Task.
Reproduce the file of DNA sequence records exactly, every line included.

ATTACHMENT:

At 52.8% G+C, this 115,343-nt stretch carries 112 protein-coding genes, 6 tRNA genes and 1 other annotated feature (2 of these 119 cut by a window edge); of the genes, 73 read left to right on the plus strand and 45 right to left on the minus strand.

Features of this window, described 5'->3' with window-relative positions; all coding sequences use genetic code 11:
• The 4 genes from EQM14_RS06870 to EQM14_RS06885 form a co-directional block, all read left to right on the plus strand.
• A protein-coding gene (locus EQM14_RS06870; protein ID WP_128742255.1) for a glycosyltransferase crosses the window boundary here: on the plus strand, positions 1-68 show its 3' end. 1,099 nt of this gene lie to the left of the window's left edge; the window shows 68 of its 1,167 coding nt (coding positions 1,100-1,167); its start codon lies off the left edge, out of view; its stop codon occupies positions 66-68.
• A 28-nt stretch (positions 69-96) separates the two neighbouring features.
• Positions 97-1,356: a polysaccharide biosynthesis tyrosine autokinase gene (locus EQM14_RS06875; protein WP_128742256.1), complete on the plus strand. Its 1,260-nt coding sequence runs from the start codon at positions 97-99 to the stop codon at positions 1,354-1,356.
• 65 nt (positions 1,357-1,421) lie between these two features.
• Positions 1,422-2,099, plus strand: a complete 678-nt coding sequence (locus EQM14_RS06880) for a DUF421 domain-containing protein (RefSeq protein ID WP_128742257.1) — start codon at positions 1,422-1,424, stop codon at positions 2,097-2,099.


At 52.8% G+C, this 115,343-nt stretch carries 112 protein-coding genes, 6 tRNA genes and 1 other annotated feature (2 of these 119 cut by a window edge); of the genes, 73 read left to right on the plus strand and 45 right to left on the minus strand.

Features of this window, described 5'->3' with window-relative positions; all coding sequences use genetic code 11:
• The 4 genes from EQM14_RS06870 to EQM14_RS06885 form a co-directional block, all read left to right on the plus strand.
• A protein-coding gene (locus EQM14_RS06870; protein ID WP_128742255.1) for a glycosyltransferase crosses the window boundary here: on the plus strand, positions 1-68 show its 3' end. 1,099 nt of this gene lie to the left of the window's left edge; the window shows 68 of its 1,167 coding nt (coding positions 1,100-1,167); its start codon lies off the left edge, out of view; its stop codon occupies positions 66-68.
• A 28-nt stretch (positions 69-96) separates the two neighbouring features.
• Positions 97-1,356: a polysaccharide biosynthesis tyrosine autokinase gene (locus EQM14_RS06875; protein WP_128742256.1), complete on the plus strand. Its 1,260-nt coding sequence runs from the start codon at positions 97-99 to the stop codon at positions 1,354-1,356.
• 65 nt (positions 1,357-1,421) lie between these two features.
• Positions 1,422-2,099, plus strand: a complete 678-nt coding sequence (locus EQM14_RS06880) for a DUF421 domain-containing protein (RefSeq protein ID WP_128742257.1) — start codon at positions 1,422-1,424, stop codon at positions 2,097-2,099.